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March 29, 2000

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Low Blood Levels of HIV Reduce Risk of Heterosexual Transmission

People with HIV infections are less likely to pass the virus to an opposite sex partner if they have low levels of the virus in their blood, according to a new study by researchers from Johns Hopkins, the National Institutes of Health, Makerere University (Kampala, Uganda), the Uganda Virus Research Institute (Entebbe, Uganda), and Columbia University. Results of the study, published in this week's New England Journal of Medicine, show viral load is the critical predictor of HIV transmission between men and women, regardless of which gender transmits the virus.

"With every 10-fold rise in the concentration of HIV in the bloodstream, transmission more than doubled. Just as drugs have helped reduce perinatal transmission, antiretroviral regimens that dampen HIV viral load should also be effective against heterosexual transmission of HIV," says Thomas Quinn, M.D., a professor of medicine at Johns Hopkins and senior investigator at the National Institute of Allergy and Infectious Diseases's Laboratory of Immunoregulation.

The researchers also found that circumcision was significantly associated with decreased HIV acquisition and that younger couples (ages 15 to 19) experienced the highest rates of infection. They did not find any statistical difference in the rate of transmission from male to female compared to female to male.

Heterosexual transmission is responsible for more than 80 percent of the estimated 50 million cumulative infections of HIV-1 worldwide, and it is the predominant mode of transmission in sub-Saharan Africa. It is also increasing throughout Asia and in many industrialized countries.

In an effort to better identify risk factors for heterosexual HIV transmission, the scientists followed 415 couples in which only one person was HIV positive at the beginning of the study. The couples, all residents of Uganda's rural Rakai district, received free condoms and HIV prevention education, as well as confidential HIV testing, counseling and treatment. They did not receive anti-HIV drugs because they are not available in this remote area of Uganda.

The research team visited the couples at 10-month intervals for up to 30 months, conducting private, same-sex interviews. Researchers assessed a variety of factors, such as condom use, numbers of sexual partners, intercourse frequency, general health history, AIDS-defining symptoms and circumcision. Study volunteers provided blood and urine samples, and women provided self-collected vaginal swabs for evaluation of HIV and sexually transmitted diseases.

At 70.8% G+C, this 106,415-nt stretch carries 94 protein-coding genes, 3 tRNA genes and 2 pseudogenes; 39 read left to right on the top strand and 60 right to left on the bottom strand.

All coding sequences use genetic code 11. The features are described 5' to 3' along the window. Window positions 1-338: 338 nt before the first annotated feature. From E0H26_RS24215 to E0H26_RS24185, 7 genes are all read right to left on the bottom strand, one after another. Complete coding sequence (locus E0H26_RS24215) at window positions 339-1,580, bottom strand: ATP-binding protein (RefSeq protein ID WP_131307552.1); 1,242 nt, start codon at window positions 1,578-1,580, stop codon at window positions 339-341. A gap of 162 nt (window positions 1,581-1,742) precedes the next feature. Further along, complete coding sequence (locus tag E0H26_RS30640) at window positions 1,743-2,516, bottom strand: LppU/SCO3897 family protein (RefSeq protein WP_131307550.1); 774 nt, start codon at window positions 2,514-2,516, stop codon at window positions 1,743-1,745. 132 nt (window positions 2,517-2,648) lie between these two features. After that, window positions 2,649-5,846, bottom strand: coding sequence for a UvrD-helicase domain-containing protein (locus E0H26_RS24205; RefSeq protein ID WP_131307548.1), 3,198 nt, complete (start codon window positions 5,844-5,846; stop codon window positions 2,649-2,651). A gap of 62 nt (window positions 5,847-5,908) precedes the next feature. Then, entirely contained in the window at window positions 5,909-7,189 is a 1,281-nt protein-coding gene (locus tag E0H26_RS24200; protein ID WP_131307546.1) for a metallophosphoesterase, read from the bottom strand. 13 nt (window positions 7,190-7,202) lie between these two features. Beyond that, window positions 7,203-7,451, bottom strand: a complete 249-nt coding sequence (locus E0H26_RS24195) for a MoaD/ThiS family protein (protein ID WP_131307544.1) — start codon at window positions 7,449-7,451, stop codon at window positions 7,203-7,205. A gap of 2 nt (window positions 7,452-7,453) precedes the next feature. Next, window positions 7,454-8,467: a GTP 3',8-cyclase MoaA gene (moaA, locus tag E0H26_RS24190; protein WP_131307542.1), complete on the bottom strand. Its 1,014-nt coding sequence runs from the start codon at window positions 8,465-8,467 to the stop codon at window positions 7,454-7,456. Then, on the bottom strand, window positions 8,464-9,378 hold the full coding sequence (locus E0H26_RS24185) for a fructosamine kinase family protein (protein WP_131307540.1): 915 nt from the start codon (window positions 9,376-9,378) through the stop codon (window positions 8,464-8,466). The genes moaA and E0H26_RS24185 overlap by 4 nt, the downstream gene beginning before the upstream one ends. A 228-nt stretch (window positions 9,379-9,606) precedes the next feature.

Using polymerase chain reaction to measure viral load, the researchers discovered that, over the two-and-a-half year study, 22 percent of the previously uninfected partners became HIV positive and that as the volume of HIV rose in the blood, so did the likelihood that a person would infect his or her partner. Nearly 80 percent of the cases of new infections resulted from exposure to HIV-positive partners with more than 10,000 copies of HIV per milliliter of blood. Individuals who had less than 1,500 copies of the virus per milliliter of blood did not transmit the virus to their partner.

Researchers say drug therapies that suppress the virus could significantly reduce the spread of the disease. Thus, trials of such interventions should be considered a public health priority. For resource-poor areas like Uganda, extra effort is needed to develop low-cost methods of reducing viral load.

The study was funded by the National Institute of Allergy and Infectious Diseases (NIAID) and the National Institute of Child Health and Human Development (NICHD). Other authors of the study are Maria J. Wawer, M.D., and Mary O. Meehan from Columbia University's Joseph L. Mailman School of Public Health; Nelson Sewankambo, M.B., Fred Wabwire-Mangen, Ph.D., and David Serwadda, M.B., from Makere University; Thomas Lutalo, M.A., from Rakai Project Team; and Chuan Jun Li, M.D., and Ronald H. Gray, M.D., from Johns Hopkins University.


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